Listening to the self-titled debut EP from The Georgia Thunderbolts is somewhat akin to popping on that old, favourite sweater after a hard day at work, or warming yourself with a piping hot bowl of soup on a cold day. In other words: comfort.
Hailing from Rome, Georgia, the young quintet, consisting of TJ Lyle (vocals, harp, piano), Riley Couzzourt (guitar), Logan Tolbert (guitar), Zach Everett (bass, keys), and Bristol Perry (drums), hang their wet duffle coats on the peg marked Southern Rock. Expect hints of Skynyrd, The Allman Brothers Band, and more recent; Black Stone Cherry. If the Brits are feeling left out then sit back and listen to the seven-minute epic closing track ‘Set Me Free’ and soak up the influence of Paul Rodgers and Robert Plant, for TJ Lyle truly does possess an almighty set of pipes. While you are admiring the vocals, pay homage to the wonderful tones and emotive solos that Couzzourt and Tolbert coax out of their respective guitars. And with the rich keyboard sound, it’s seven-minutes well spent.
Before ‘Set Me Free’ brings this short debut to a memorable conclusion, there is much more to enjoy. ‘Looking For An Old Friend’ is a fantastic opening track and a fine introduction to, what is for many; a new band. With its strong Skynyrd vibes, it’s quite an ironic title, as many listening will feel that although they are listening to a new band, the bigger picture is one of familiarity. TJ Lyle will no doubt have come across comparisons with Ronnie Van Zandt before, and he will continue to be compared with the much-missed Skynyrd frontman. He has the same storyteller quality that Van Zandt brought to his vocal style, and the end result is rich and comforting (there’s that word again).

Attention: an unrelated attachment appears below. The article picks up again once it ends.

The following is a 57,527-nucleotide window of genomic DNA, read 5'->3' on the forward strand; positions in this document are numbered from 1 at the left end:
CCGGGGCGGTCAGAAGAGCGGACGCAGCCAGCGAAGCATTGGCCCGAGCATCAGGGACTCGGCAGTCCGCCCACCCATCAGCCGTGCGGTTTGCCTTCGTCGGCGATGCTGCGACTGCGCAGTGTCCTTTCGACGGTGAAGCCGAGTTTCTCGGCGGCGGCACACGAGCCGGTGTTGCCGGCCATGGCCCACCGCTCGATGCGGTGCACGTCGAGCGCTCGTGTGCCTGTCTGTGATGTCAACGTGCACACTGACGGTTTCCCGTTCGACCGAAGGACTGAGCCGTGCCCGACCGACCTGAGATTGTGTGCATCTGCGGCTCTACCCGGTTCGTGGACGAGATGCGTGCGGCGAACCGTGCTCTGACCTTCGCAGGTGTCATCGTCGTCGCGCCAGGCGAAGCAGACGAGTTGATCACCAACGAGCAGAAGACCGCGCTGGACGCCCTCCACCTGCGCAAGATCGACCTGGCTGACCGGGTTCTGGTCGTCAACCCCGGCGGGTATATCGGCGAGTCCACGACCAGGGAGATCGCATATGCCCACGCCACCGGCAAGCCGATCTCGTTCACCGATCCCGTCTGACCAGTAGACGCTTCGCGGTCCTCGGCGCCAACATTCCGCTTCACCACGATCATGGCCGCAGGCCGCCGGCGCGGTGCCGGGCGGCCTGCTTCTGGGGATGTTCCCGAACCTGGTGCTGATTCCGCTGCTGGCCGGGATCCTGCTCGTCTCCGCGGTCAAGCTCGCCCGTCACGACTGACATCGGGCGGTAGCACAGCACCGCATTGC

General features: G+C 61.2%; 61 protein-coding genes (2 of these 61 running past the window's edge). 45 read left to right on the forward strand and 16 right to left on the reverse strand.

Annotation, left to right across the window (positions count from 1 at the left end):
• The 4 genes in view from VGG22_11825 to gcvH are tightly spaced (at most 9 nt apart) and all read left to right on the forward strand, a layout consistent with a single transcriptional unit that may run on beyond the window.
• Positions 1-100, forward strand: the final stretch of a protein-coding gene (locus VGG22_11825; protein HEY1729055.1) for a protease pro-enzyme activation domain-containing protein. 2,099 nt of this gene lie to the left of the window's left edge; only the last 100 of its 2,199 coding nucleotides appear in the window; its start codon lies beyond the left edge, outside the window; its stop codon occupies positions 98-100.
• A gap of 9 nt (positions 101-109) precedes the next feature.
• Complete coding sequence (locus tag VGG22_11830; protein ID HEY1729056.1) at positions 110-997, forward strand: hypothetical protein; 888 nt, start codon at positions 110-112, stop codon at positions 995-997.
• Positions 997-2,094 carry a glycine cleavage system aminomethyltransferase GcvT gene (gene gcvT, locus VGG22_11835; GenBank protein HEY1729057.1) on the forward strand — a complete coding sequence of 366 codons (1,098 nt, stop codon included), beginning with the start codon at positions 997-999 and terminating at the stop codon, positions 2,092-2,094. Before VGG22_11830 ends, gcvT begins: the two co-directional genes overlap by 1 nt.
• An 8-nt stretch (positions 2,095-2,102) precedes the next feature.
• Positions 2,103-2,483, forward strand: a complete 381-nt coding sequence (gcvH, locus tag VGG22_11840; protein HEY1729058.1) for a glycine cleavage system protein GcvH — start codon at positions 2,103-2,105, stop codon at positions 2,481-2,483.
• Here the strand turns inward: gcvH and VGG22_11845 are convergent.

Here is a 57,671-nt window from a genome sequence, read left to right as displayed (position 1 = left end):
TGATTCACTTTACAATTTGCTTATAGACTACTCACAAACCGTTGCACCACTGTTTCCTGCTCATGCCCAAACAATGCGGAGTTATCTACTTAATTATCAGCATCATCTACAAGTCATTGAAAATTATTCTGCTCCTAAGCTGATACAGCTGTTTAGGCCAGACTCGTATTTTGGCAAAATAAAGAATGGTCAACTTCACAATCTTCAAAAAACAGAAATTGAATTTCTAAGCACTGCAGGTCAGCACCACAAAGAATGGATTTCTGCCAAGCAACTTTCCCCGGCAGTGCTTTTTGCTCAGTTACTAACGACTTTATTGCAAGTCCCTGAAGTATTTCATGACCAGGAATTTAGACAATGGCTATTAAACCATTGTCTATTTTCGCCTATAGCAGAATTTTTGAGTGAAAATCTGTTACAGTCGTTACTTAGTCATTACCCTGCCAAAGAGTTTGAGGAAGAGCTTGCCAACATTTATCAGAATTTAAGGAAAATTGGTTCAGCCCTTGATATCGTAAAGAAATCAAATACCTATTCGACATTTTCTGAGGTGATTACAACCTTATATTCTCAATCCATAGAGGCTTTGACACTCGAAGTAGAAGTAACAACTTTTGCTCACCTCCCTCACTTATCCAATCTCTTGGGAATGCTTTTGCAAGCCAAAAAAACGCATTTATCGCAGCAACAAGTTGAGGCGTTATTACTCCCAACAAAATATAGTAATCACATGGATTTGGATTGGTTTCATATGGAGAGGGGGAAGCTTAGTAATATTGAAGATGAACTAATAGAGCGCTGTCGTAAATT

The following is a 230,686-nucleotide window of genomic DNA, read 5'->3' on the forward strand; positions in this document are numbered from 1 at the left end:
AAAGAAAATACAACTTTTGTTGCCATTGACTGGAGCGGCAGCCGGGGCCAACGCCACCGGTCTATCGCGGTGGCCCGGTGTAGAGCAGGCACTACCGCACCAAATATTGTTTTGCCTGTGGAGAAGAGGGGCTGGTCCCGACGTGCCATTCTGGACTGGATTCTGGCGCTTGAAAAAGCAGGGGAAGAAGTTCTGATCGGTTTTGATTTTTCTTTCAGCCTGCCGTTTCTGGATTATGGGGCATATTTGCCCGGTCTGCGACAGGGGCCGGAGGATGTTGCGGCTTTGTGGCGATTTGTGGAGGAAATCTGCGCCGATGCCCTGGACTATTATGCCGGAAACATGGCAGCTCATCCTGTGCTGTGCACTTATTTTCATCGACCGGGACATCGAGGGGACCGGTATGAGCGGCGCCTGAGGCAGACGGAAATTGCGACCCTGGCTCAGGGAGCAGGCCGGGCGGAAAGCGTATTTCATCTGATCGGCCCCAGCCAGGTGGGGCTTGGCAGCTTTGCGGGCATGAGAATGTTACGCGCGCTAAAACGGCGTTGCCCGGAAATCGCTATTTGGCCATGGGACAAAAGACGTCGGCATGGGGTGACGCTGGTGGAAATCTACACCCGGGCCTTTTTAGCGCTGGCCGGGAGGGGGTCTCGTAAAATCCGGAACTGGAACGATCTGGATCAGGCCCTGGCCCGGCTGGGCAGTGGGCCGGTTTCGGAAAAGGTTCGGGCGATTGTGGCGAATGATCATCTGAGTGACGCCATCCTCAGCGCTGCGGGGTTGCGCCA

‘So You Wanna Change The World’ continues the EP with laid-back pacing and warm guitar tones. The kind of track where you could imagine the band really stretching out on whenever gigs return. The Black Stone Cherry vibes feature front and centre on ‘Lend a Hand, which comes complete with a foot-stomping, hand-clapping vibe, a chorus that scores high on the hooks stakes, and guitars set to stun. Really good fun. As is ‘Spirit Of a Workin’ Man’, which contains more Skynyrd-isms that you can shake a shitty stick at. Epic storytelling at its very best.
Songcraft is usually the first casualty in the pursuit of a sound perceived as “new”, with many bands so busy chasing down the supposed holy grail that they forget to pack songs for the journey. The Georgia Thunderbolts piss on the notion that bands need a new, modern sound to attract attention, with the end result being simply delightful. Debut EP? Discreetly double-checks PR notes; it would seem that yes, yes it is. Unbelievable.
Available now through Mascot Label Group, order here.
Connect with the band here.
Review – Dave